Each command in the Dockerfile is processed as a separate step. Every step from the build process gets executed in a dedicated container. It starts from Step 1 (the first command in the Dockerfile). That step is run in a container and if it is successful, a commit to a temporary image (let's call it image A) takes place. Then, Step 2 is executed in a ...
Frankly, if you go this route, you do not even need Ansible as a CI/CD driver. Ansible does not bring any infrastructure anyways, it just uses an existing ssh connection, so you can just use said ssh connection directly with your own scripts.
If the ultimate goal is to avoid any of the established solutions (Jenkins, Gitlab CI, whatever), then nothing ...
This is totally possible. Of course you can achieve it without jenkins or similar tools being required. We're always free to reinvent the wheel. The question becomes is it worth the effort? When it helps you avoid jenkins I'd be inclined to put the effort in. (I'd also suggest looking at Concourse before doing jenkins again, but that's not what this ...
This can be done through the Jrog CLI. The CLI has a recursive option that looks like it will do what you hope.
jfrog rt upload --recursive artifactory-mirror/* artifact-repo/dir-struct/
The CLI also has some performance improvements for uploads that doing it through curl or a browser don't seem to get. Also, scriptable!
You might use docker builder pattern. Briefly you need to create Dockerfile.build which adds pom.xml and run mvn dependency:resolve:
ADD ./pom.xml /src/pom.xml
RUN mvn dependency:resolve
Rebuild that image every time prior build. Docker will use cached image if ./pom.xml has not changed.
Docker 17.05 introduced 'multi-stage ...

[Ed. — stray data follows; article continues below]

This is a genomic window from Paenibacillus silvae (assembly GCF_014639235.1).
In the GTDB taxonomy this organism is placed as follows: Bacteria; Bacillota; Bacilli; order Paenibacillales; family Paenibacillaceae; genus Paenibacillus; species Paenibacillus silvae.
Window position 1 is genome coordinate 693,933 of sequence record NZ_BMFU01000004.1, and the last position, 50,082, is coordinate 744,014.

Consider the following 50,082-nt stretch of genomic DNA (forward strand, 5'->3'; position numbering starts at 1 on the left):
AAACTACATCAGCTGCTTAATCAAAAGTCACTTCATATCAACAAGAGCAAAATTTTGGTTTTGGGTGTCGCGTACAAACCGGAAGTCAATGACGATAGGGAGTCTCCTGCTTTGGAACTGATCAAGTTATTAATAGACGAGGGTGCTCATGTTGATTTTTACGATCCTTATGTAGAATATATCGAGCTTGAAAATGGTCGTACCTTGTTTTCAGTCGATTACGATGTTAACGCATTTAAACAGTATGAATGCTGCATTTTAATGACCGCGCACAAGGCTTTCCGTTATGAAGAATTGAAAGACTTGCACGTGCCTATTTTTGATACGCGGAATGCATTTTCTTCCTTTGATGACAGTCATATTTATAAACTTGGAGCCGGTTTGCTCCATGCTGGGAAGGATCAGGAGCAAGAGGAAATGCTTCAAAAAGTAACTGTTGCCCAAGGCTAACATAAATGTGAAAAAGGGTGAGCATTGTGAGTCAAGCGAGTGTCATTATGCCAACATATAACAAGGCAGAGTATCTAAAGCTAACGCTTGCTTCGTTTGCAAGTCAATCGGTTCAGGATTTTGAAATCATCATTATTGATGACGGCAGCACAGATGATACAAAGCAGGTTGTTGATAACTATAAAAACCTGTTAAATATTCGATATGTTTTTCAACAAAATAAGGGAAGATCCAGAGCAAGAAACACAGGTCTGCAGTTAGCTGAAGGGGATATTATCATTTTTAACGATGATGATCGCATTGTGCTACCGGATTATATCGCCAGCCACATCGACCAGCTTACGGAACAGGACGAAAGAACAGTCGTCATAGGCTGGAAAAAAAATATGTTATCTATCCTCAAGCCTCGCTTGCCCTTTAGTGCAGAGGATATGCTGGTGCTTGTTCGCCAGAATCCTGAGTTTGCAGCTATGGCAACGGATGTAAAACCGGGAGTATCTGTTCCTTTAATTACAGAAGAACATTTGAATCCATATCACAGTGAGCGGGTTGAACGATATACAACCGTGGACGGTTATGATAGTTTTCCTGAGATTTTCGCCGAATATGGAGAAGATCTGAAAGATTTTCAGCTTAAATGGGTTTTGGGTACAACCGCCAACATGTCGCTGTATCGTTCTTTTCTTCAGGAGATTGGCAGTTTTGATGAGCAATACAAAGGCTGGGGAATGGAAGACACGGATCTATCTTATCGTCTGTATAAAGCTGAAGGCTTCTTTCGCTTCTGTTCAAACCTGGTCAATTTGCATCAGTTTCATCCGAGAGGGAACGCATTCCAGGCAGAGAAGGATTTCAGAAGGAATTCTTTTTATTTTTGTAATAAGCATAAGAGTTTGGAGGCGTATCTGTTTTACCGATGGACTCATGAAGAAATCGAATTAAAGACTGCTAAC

Docker images are after all VM templates, i.e. they have to be more or less self-contained: you get the image, you run the environment with all the dependencies.
To approach the challenge operationally, Docker supports reuse of environments through the FROM statement i.e. you could maintain a base image and on top a much smaller image with the app itself.
The Docker client is a CLI interface to the dockerd REST API. Very little happens in the client itself. Docker performs build steps on the dockerd engine and changing this would be a non-trivial task. Each RUN step creates a temporary container to execute the command and gather the resulting container filesystem as a new layer. The build cache is maintained ...
I have a similar setup.
For feature/* and develop, I use something like 18.08-SNAPSHOT in my pom.
When we're ready to start release hardening, I'll cut a release branch (release/18.08) and change the version in the pom/s to 18.08.
I'll also bump the version on develop to 18.09-SNAPSHOT, for example.
From there, bugfix and finalise the release, merge to ...
In order Artifactory to cache your dependencies, you need to retrieve them from Artifactory. Once you use your virtual repository, which contains the Maven Central remote, Artifactory will download the dependencies from Maven Central and will cache them for the future use.
So, here's what you need to do in order to populate Artifactory with your ...
Welcome, Vivek 👋🏻
This is not how it works 😀
Your local cache (~/.m2) is not transferred to Artifactory if anything the direction is the other way around (in some point of time you'll see files from Artifactory appear in your local cache).
When you run a Maven build, the configuration you provided in Maven (check the Set Me Up button in Artifactory UI) ...
we now want to release faster
And from your comment:
Basically, since the artifacts depend on each other, we need to release them in the correct sequence. And since there's a lot of them, it takes some time.
I think you're having an X/Y problem. Yes, versioning plays a role, but it seems like you would benefit from solving the source of your problem ...
I figured out how to get this job to run which took a number of very specific steps:
1) The Maven3-Artifactory plugin will simply not do what I need it do here. I still need this in my job though to actually execute my custom maven plugin from the project POM. I configured the Build Environment for this plugin to NOT upload any build artifacts to ...
I got the answer on StackOverflow :
You can pass the xml file name as parameter to the maven test command. First need to change the pom file as follows.
I'm not an expert on this, but maintaining separate pom files seems like a recipe for things to get out of sync.
It would make more sense to define specific dependencies within the same pom.xml and execute them depending on specific goals or targets. I.e. -Pdev.
You could also then define a list of shared dependencies used by all targets (i.e. chrome ...